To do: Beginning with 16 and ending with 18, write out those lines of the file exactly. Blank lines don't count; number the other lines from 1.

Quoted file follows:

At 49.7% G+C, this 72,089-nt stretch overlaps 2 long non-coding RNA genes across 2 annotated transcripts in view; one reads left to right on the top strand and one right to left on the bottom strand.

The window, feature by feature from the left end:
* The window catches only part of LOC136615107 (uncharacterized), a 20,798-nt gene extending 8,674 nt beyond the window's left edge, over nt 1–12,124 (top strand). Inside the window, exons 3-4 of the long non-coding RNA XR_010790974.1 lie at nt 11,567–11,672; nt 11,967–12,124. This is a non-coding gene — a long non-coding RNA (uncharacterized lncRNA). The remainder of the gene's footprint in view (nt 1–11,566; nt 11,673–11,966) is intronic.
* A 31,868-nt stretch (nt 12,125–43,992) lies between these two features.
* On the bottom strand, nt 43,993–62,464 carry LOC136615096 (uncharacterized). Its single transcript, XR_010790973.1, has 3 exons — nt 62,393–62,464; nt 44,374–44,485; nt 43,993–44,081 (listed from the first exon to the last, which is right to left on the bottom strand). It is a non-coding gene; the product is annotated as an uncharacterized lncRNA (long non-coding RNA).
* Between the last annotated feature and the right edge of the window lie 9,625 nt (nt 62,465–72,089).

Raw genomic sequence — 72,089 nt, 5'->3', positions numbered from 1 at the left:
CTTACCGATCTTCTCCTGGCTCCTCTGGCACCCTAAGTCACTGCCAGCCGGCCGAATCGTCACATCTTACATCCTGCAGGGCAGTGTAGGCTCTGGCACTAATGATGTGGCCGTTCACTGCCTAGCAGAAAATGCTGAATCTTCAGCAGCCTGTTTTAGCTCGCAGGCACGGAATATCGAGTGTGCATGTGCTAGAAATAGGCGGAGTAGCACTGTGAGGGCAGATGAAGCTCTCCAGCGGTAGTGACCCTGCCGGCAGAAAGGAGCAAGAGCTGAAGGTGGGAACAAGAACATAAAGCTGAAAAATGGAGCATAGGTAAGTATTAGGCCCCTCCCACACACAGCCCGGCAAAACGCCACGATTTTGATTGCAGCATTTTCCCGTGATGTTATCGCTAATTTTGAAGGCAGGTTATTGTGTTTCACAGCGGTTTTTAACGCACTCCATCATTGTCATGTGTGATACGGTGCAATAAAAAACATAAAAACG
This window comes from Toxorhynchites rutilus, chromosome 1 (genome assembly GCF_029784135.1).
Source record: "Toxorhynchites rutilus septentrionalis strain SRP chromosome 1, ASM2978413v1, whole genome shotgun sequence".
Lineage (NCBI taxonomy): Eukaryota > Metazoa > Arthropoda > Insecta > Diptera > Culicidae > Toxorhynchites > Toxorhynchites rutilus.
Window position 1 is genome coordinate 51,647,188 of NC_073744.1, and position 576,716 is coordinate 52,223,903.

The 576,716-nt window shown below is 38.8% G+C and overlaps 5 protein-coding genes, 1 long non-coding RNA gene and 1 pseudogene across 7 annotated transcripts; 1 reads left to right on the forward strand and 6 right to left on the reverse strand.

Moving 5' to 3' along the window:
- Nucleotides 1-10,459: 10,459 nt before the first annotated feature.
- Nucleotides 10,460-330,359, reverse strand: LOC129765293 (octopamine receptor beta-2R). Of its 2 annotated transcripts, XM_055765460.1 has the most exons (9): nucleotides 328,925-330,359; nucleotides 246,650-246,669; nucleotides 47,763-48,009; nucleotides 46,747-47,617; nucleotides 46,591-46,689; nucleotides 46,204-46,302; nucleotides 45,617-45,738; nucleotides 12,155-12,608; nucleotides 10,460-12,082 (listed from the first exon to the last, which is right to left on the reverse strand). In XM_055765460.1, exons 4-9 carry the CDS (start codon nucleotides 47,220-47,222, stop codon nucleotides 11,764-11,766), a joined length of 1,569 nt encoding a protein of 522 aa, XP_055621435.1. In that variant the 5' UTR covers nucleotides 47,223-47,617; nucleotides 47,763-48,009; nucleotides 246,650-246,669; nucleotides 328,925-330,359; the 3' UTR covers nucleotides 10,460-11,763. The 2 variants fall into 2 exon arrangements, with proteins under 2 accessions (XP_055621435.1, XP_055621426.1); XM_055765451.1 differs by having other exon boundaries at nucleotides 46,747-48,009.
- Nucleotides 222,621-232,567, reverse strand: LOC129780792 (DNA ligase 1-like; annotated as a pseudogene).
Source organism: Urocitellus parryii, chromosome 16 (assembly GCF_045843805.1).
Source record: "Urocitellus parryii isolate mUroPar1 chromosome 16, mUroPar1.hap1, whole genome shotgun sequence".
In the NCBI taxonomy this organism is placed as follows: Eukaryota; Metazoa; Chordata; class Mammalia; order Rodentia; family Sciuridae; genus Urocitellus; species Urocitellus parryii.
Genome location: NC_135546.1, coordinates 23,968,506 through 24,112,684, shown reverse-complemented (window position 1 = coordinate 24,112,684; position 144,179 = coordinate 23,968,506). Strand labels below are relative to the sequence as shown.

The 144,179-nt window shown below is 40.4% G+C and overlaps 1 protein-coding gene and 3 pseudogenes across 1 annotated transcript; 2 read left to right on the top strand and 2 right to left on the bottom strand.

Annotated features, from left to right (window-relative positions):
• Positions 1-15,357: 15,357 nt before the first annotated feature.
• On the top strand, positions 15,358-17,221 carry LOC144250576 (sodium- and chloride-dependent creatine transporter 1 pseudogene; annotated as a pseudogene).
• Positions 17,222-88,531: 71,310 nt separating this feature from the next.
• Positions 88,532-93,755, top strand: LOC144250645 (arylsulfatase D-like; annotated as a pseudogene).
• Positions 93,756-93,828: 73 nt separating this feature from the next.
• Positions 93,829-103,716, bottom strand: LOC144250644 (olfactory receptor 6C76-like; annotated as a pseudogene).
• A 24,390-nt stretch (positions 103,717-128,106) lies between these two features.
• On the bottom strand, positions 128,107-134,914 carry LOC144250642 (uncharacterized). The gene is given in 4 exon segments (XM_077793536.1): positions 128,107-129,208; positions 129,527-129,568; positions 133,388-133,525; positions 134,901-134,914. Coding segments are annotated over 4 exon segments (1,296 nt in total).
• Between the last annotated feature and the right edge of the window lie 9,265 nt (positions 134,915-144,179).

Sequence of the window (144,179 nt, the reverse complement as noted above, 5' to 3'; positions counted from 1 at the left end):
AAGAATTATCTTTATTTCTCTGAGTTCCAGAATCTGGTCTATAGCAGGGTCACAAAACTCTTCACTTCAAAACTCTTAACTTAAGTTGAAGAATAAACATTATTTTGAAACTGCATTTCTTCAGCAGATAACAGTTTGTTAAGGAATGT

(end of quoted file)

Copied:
- Nucleotides 10,460-330,359, reverse strand: LOC129765293 (octopamine receptor beta-2R). Of its 2 annotated transcripts, XM_055765460.1 has the most exons (9): nucleotides 328,925-330,359; nucleotides 246,650-246,669; nucleotides 47,763-48,009; nucleotides 46,747-47,617; nucleotides 46,591-46,689; nucleotides 46,204-46,302; nucleotides 45,617-45,738; nucleotides 12,155-12,608; nucleotides 10,460-12,082 (listed from the first exon to the last, which is right to left on the reverse strand). In XM_055765460.1, exons 4-9 carry the CDS (start codon nucleotides 47,220-47,222, stop codon nucleotides 11,764-11,766), a joined length of 1,569 nt encoding a protein of 522 aa, XP_055621435.1. In that variant the 5' UTR covers nucleotides 47,223-47,617; nucleotides 47,763-48,009; nucleotides 246,650-246,669; nucleotides 328,925-330,359; the 3' UTR covers nucleotides 10,460-11,763. The 2 variants fall into 2 exon arrangements, with proteins under 2 accessions (XP_055621435.1, XP_055621426.1); XM_055765451.1 differs by having other exon boundaries at nucleotides 46,747-48,009.
- Nucleotides 222,621-232,567, reverse strand: LOC129780792 (DNA ligase 1-like; annotated as a pseudogene).
Source organism: Urocitellus parryii, chromosome 16 (assembly GCF_045843805.1).